Footage from Russia, where an undetected meteor crashed in 2013.
A meteor streaked across the sky and exploded over Russia's Ural Mountains with the power of an atomic bomb Friday, its sonic blasts shattering countless windows and injuring about 1,100 people.
The spectacle deeply frightened many Russians, with some elderly women declaring that the world was coming to an end. Many of the injured were cut by flying glass as they flocked to windows, curious about what had produced such a blinding flash of light.
The meteor -- estimated to be about 10 tons and 49 feet wide -- entered the Earth's atmosphere at a hypersonic speed of at least 33,000 mph and shattered into pieces about 18-32 miles above the ground, the Russian Academy of Sciences said in a statement. But even small asteroids pack a tremendous punch, explained Andrew Cheng of the Johns Hopkins Applied Physics Laboratory.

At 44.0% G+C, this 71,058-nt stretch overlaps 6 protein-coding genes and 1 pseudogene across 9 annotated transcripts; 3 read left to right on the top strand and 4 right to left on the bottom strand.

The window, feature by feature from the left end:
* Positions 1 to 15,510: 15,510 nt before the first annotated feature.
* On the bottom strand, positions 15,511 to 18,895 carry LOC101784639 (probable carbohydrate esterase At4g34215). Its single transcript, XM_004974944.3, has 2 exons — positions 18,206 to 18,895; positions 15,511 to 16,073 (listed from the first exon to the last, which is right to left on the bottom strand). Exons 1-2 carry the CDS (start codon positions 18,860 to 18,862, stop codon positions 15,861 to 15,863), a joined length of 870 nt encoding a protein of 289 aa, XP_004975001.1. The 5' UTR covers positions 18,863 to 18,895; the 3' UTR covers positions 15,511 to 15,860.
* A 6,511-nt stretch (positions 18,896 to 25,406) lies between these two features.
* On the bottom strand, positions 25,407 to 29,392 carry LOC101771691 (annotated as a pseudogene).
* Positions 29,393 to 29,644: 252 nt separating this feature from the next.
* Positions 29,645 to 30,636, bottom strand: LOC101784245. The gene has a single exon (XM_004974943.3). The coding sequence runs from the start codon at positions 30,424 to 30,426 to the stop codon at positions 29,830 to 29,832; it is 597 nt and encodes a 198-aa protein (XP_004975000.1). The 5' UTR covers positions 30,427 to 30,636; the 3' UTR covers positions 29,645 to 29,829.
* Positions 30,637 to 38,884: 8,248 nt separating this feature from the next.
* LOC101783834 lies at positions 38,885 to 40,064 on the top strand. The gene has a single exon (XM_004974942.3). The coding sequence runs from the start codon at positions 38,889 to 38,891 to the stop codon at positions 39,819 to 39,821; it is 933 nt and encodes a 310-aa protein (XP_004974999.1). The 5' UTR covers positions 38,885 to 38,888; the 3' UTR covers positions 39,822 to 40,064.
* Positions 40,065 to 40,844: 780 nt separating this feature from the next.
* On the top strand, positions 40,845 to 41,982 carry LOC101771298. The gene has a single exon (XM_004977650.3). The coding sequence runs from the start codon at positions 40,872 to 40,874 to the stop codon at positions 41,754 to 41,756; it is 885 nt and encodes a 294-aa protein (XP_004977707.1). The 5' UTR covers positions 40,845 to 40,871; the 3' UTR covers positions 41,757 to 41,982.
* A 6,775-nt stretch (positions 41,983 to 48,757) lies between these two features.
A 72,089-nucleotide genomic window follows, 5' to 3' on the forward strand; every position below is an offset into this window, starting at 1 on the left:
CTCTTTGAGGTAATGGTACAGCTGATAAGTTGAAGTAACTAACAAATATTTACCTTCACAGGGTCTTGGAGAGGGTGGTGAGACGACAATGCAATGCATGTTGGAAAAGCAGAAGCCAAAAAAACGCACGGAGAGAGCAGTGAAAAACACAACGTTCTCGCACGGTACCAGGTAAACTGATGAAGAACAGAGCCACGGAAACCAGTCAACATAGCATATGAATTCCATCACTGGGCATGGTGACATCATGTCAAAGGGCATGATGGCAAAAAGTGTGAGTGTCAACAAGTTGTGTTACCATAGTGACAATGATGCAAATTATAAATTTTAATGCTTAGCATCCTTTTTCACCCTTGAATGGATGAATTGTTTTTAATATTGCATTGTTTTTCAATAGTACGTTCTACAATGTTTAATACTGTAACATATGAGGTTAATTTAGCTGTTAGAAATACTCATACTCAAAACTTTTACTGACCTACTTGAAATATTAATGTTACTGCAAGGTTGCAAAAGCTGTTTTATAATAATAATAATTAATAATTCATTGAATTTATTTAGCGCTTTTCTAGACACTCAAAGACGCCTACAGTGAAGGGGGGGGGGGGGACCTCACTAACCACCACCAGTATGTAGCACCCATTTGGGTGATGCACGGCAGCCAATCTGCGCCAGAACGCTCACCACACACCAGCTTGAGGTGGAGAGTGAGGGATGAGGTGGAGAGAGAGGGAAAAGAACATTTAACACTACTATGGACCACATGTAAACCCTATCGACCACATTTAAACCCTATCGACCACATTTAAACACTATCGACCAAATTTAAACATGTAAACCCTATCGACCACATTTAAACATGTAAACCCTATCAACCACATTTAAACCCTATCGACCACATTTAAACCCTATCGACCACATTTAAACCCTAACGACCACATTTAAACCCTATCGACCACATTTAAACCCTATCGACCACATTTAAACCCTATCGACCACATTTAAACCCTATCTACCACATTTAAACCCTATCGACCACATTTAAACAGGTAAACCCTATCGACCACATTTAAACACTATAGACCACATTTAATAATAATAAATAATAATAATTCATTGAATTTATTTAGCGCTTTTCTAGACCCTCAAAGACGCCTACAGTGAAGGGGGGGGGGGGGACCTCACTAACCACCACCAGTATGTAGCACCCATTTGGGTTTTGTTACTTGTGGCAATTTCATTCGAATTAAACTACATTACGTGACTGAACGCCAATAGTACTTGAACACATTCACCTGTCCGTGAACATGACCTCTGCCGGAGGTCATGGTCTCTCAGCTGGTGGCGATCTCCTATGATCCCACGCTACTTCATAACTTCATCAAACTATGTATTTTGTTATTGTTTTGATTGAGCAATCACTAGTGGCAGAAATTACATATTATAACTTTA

"It doesn’t take a very large object. A 10-meter size object already packs the same energy as a nuclear bomb," Cheng, who led a 2000-2001 mission for NASA to orbit and land on an asteroid, told Fox News.
Let's hope the big ones do not come.
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